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Reclaimed and factory second rigid foam

user-6789598 | Posted in Green Products and Materials on

I have seen a couple of recommendations here and there on obtaining reclaimed rigid foam. One post actually mentioned the Syracuse area, close to where I live, so I checked craigslist as they suggested and sure enough there was–new, reclaimed and factory second rigid foam.

If appropriate, it would be used on new construction in the Finger lakes region, under and on the below grade walls of a full basement. Possibly under a garage slab, but I am not sure how necessary rigid foam is under a garage slab because it is a topic I have not thought to research until 5 seconds ago. From what I learned reading other posts, I would need 4″ rigid foam for under the slab, can’t remember how to determine what I would need for the walls, but I’m sure I have read it somewhere on here.

Q1: Would reclaimed or factory second rigid foam be a reasonable solution for a basement slab and exterior walls based on the description above?

Q2: What are the cons of using reclaimed or factory seconds?

Q3: What should one be looking for when they inspect the foam prior to purchase?

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  1. GBA Editor
    Martin Holladay | | #1

    There are at least two issues here.

    Issue 1 concerns choosing the right type of rigid foam for a particular purpose from among the three major types of rigid foam: polyisocyanurate, EPS, and XPS. For more information on this topic, see Choosing Rigid Foam. If you follow the advice in that article, you will avoid blunders like installing polyiso under a concrete slab.

    Issue 2 concerns whether the quality of recycled rigid foam is high enough to make it usable. The simple answer is yes. The quality of shipments varies; ask the seller a few questions (or inspect the foam) to determine how many pieces have broken corners. You can always order 10% or 20% extra and choose the best pieces; you'll still come out ahead.

    The only difficulty I have heard about concerns irregular thickness of reclaimed polyiso. Inspecting the rigid foam before purchase, or a little bit of on-site sorting, will usually solve this problem.

    -- Martin Holladay

  2. STEPHEN SHEEHY | | #2

    Nina: We put 4" of recycled xps under our slab. The foam was a little dirty, but otherwise perfect. I had ordered a little extra in case we had some unusable pieces, but it was all fine. I had a few sheets left over and put them under one end of the garage slab where someday I might frame a work area. If you might ever heat the garage, putting foam under the slab is probably worthwhile.

  3. Dana1 | | #3

    Only polystyrene (EPS or XPS- either is fine) can go under the slab or on the exterior of foundation walls) but polyisocyanurate (with any type of facer) is fine for foundation walls, as long as you keep the cut edge at the bottom from resting on a slab or dirt, since it can slowly wick ground moisture and lose some performance.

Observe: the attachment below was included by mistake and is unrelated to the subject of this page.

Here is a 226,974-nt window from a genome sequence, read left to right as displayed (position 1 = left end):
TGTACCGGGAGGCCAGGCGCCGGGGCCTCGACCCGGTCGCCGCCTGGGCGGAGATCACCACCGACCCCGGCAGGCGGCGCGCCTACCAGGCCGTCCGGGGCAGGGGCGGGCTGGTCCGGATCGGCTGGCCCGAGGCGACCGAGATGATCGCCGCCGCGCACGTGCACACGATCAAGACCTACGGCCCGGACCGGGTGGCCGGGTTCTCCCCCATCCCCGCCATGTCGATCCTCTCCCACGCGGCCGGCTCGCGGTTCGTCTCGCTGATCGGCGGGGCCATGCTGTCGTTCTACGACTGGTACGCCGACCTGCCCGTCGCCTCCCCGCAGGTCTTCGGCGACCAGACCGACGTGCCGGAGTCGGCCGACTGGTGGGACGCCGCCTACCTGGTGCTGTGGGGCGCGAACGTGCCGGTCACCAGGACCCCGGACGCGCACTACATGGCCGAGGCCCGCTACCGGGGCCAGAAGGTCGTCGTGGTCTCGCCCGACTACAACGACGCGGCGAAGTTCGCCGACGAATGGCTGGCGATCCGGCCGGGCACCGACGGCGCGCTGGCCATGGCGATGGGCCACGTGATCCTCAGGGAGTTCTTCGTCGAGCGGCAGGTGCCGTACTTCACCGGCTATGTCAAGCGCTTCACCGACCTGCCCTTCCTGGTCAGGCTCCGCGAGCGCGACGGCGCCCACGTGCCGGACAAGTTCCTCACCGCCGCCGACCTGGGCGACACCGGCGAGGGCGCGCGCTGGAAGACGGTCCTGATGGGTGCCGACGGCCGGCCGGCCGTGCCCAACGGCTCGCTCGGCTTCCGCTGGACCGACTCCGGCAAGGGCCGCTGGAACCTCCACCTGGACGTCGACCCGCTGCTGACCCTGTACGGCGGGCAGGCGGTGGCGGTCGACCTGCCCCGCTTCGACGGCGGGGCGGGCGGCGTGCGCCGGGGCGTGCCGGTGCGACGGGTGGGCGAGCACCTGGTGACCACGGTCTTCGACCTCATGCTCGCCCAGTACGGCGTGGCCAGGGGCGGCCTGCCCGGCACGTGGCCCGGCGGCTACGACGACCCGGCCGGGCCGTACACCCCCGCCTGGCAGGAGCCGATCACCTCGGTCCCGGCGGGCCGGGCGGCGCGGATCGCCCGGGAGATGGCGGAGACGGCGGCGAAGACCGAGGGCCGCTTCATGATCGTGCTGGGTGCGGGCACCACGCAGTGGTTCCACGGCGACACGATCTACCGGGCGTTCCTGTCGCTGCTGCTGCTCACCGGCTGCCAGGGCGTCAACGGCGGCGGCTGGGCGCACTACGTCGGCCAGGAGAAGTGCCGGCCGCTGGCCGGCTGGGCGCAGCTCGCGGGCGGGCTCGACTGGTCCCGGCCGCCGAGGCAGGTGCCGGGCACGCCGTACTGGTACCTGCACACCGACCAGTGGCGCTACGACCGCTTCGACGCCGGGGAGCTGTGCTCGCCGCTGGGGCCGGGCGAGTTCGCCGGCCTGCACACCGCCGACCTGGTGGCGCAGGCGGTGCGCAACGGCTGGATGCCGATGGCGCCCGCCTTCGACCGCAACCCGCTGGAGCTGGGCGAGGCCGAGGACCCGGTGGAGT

Reclaimed foam may have changed a bit from it's initial nominal dimensions- a 4'x 8' sheet of XPS might measure as short as 47.5" x 95" if it's been in service for 20 years, and the nominal thickness can vary a bit too, but those issues are usually only problematic when doing triple layers.

    The R-value of used XPS can be less than virgin stock, since it's initially higher R-value is dependent upon it's blowing agents, which can leak out over time (more of an issue with HFC-blown goods than pre-Montreal CHFC blown foam), so from a design point of view assume it's fully-depleted value of about R4.2 per inch. ( EPS loses it's blowing agents early in life, and is usually labeled at it's fully depleted R4.2/inch.) Also, 2lb density roofing polyiso has a slightly lower R than the foil-faces 1-1.5lb goods, so derate it to R5/inch - R5.5/inch for design purposes.

  4. user-6789598 | | #4

    Loss of R value in reclaimed foam was not something I had thought of; definitely a criteria for decision making. Thank you gentlemen for the insights. I can not even begin to verbalize the benefits of your articles, blogs and Q/A section. I have been in at least 4 conversations (phone or face to face) this week alone regarding our project, where I am more actively part of the discussion, and it is amazing how much more valuable information comes out from the contractor when he/she realizes that I have even a rudimentary level of understanding of the concepts and terms. Thanks again.

  5. GBA Editor
    Martin Holladay | | #5

    The loss of R-value that Dana Dorsett is talking about is called "thermal drift." It occurs with XPS and polyiso, and it occurs regardless of whether the foam is purchased new or is purchased used.

    For more information on thermal drift, see Thermal Drift of Polyiso and XPS.

    -- Martin Holladay

  6. Jon_R | | #6

    Multiple layers with staggered seams is preferable. Even more so if there is some damage.

  7. charlie_sullivan | | #7

    I think that the shrinkage is an advantage of using reclaimed foam. It's better put it in pre-shrunk than to have it shrink in place and leave gaps.

    The main reason I wish I had foam under my garage slab is that it would allow the slab to warm closer to air temperature in the summer, reducing the risk of condensation on the slab and generally allowing the garage to have lower humidity in the summer, resulting in less chance of mold and rusty tools.

    But another reason is to reduce risk of the ground freezing under the slab and cracking it if it gets very cold in the garage.

  8. user-6789598 | | #8

    Thank you for the clarification and assistance.

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